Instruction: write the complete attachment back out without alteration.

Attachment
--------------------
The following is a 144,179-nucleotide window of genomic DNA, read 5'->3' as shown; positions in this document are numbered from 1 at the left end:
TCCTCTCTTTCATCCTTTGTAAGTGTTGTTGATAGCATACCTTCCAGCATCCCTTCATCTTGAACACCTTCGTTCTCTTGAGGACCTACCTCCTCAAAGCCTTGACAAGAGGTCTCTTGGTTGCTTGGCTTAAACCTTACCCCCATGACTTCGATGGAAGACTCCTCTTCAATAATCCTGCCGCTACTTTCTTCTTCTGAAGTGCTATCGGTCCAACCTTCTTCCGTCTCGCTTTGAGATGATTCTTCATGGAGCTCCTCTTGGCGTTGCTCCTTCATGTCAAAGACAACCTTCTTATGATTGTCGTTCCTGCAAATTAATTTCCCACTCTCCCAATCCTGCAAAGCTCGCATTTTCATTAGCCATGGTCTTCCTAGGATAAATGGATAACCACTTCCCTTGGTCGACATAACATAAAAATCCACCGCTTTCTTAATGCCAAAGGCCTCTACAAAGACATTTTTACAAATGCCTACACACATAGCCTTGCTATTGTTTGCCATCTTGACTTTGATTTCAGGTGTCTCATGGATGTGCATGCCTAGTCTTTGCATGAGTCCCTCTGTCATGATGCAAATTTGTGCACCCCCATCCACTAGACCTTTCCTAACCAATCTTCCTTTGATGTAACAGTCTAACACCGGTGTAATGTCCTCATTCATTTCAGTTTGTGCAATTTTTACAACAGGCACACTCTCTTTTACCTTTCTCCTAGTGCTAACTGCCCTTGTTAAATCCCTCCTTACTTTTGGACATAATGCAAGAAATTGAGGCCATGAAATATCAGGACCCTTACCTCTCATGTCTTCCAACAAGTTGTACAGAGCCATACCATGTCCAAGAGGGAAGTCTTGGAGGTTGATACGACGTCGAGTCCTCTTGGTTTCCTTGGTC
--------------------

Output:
The following is a 144,179-nucleotide window of genomic DNA, read 5'->3' as shown; positions in this document are numbered from 1 at the left end:
TCCTCTCTTTCATCCTTTGTAAGTGTTGTTGATAGCATACCTTCCAGCATCCCTTCATCTTGAACACCTTCGTTCTCTTGAGGACCTACCTCCTCAAAGCCTTGACAAGAGGTCTCTTGGTTGCTTGGCTTAAACCTTACCCCCATGACTTCGATGGAAGACTCCTCTTCAATAATCCTGCCGCTACTTTCTTCTTCTGAAGTGCTATCGGTCCAACCTTCTTCCGTCTCGCTTTGAGATGATTCTTCATGGAGCTCCTCTTGGCGTTGCTCCTTCATGTCAAAGACAACCTTCTTATGATTGTCGTTCCTGCAAATTAATTTCCCACTCTCCCAATCCTGCAAAGCTCGCATTTTCATTAGCCATGGTCTTCCTAGGATAAATGGATAACCACTTCCCTTGGTCGACATAACATAAAAATCCACCGCTTTCTTAATGCCAAAGGCCTCTACAAAGACATTTTTACAAATGCCTACACACATAGCCTTGCTATTGTTTGCCATCTTGACTTTGATTTCAGGTGTCTCATGGATGTGCATGCCTAGTCTTTGCATGAGTCCCTCTGTCATGATGCAAATTTGTGCACCCCCATCCACTAGACCTTTCCTAACCAATCTTCCTTTGATGTAACAGTCTAACACCGGTGTAATGTCCTCATTCATTTCAGTTTGTGCAATTTTTACAACAGGCACACTCTCTTTTACCTTTCTCCTAGTGCTAACTGCCCTTGTTAAATCCCTCCTTACTTTTGGACATAATGCAAGAAATTGAGGCCATGAAATATCAGGACCCTTACCTCTCATGTCTTCCAACAAGTTGTACAGAGCCATACCATGTCCAAGAGGGAAGTCTTGGAGGTTGATACGACGTCGAGTCCTCTTGGTTTCCTTGGTC